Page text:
Perhaps we think we can discern the faint outlines of these potential threats (the shadows of Rumsfeld’s “known unknowns”). What if China or Russia turn nasty? What if a relatively sophisticated state with a slightly unhinged leadership (Iran?) decides to have a pop at us, or tries to hold us to ransom? The problem here is that what evidence we have already points to Trident being useless in these situations. You might well think China and Russia are already quite nasty: Trident (or the French nuclear deterrent) didn’t stop Putin from annexing Crimea, destabilising our “ally” Ukraine or unleashing radioactive weapons on the streets of London in 2006. And the Iranian leadership has been slightly unhinged for most of my lifetime. Where is the evidence that Iran has ever posed a significant threat to Britain, or that the behaviour of the Iranian leadership has been changed one iota by the existence of Britain’s four Trident submarines? In these circumstances, Trident is, at best, a very over-priced insurance policy against a very remote risk – like paying thousands of pounds a year to insure yourself against a meteor strike. (Yes, it could happen, the results would be catastrophic, but, really, are you going to bother?)

The best argument for Trident is one its supporters are obviously reluctant to put forward. It’s that Trident is simply about showing off, in a world where showing off is, like it or lump it, important. Possession of a big fat nuclear weapons system is like a ticket to the VIP enclosure – it gets you noticed, it impresses people, it makes them think you must be a very important country indeed. It’s no coincidence that the five permanent members of the UN Security Council are the world’s five oldest nuclear powers. No country that has acquired nuclear weapons has ever been willing to give them up. Viewed this way, Trident is a big fat fee we pay (much of it to the Americans) for a seat at the top table. It’s about diplomacy, not military defence.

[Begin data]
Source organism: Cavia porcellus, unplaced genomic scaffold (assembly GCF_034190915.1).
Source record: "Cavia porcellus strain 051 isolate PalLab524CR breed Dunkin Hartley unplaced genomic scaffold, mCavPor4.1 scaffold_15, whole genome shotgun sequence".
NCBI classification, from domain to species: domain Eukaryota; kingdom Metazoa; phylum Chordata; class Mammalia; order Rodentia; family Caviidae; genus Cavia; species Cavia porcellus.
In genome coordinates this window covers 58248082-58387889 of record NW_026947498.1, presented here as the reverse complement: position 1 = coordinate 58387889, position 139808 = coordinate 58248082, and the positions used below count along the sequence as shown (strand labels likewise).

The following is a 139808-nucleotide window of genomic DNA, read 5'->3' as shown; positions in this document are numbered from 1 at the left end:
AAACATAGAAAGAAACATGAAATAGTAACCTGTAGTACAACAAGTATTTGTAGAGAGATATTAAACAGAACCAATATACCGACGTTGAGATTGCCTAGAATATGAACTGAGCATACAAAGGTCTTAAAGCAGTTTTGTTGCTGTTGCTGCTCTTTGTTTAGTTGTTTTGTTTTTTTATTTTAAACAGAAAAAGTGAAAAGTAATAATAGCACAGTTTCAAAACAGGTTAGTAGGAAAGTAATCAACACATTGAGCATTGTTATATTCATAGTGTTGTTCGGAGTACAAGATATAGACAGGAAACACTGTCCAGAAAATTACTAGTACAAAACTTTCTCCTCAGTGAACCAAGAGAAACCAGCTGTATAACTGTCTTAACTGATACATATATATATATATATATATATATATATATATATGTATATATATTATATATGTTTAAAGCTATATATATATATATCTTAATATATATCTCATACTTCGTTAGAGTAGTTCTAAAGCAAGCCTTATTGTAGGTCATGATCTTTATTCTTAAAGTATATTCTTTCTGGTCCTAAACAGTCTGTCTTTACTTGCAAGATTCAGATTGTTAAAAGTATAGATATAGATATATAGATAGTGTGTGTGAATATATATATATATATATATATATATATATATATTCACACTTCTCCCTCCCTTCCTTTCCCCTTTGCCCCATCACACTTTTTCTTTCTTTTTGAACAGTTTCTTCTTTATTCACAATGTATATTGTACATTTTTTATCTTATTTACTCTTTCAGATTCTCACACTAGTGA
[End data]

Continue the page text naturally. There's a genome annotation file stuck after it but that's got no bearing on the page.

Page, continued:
I think it’s this loss of diplomatic face that Trident supporters really fear. And they may be right – diplomacy is an important component of defence, perhaps the most important part. But the question is whether this diplomatic golden ticket is really worth it, or whether we can do something better with a quarter of a trillion dollars.

My final thought is that if we do need a nuclear deterrent, why does it have to be Trident? Could we not develop our own fully independent system, as the French have managed to do? That would create even more jobs in the UK and give a welcome boost to our science and engineering sector. It might be on a smaller scale than Trident, but I reckon no one likes being nuked, by a Trident submarine or anything else.

All of this assumes, of course, that the defence review is looking for the right defence strategy for the country, not just the right one for the Labour Party – which may be a different question entirely.


It’s complicated

LONDON, MONDAY: People often feel the most profound question they can ask after a senseless killing is “why”? It speaks not only to bafflement faced with the apparent meaningless of the particular act, but also to our more existential need to find explanations for the things that happen to us and around us, and ultimately our search for a meaning for life (and death) itself.

On Saturday afternoon, someone unfurled a huge banner in Paris’s Place de la République saying, “Pourquoi?” Perhaps the literal translation, “for what”, is better here than “why”. Because “why” doesn’t seem a particularly useful question to ask about something like the Charlie Hebdo massacre. The killers would have no difficultly answering it, and we know more or less what they would say. “For what?” or “to what end?” would be a more difficult question and a truthful answer would be revealing. What these people wanted could range from the utterly delusional (a global Islamic caliphate), through the implausible (civil war in France) to the much more terrifyingly possible (permanent alienation between the Muslim and non-Muslim communities in Europe). My gut feeling is that jihadist “leaders” will tend towards the more realistic (and dangerous) end of that spectrum; the actual killers are more likely to be delusional in their motives. But who knows?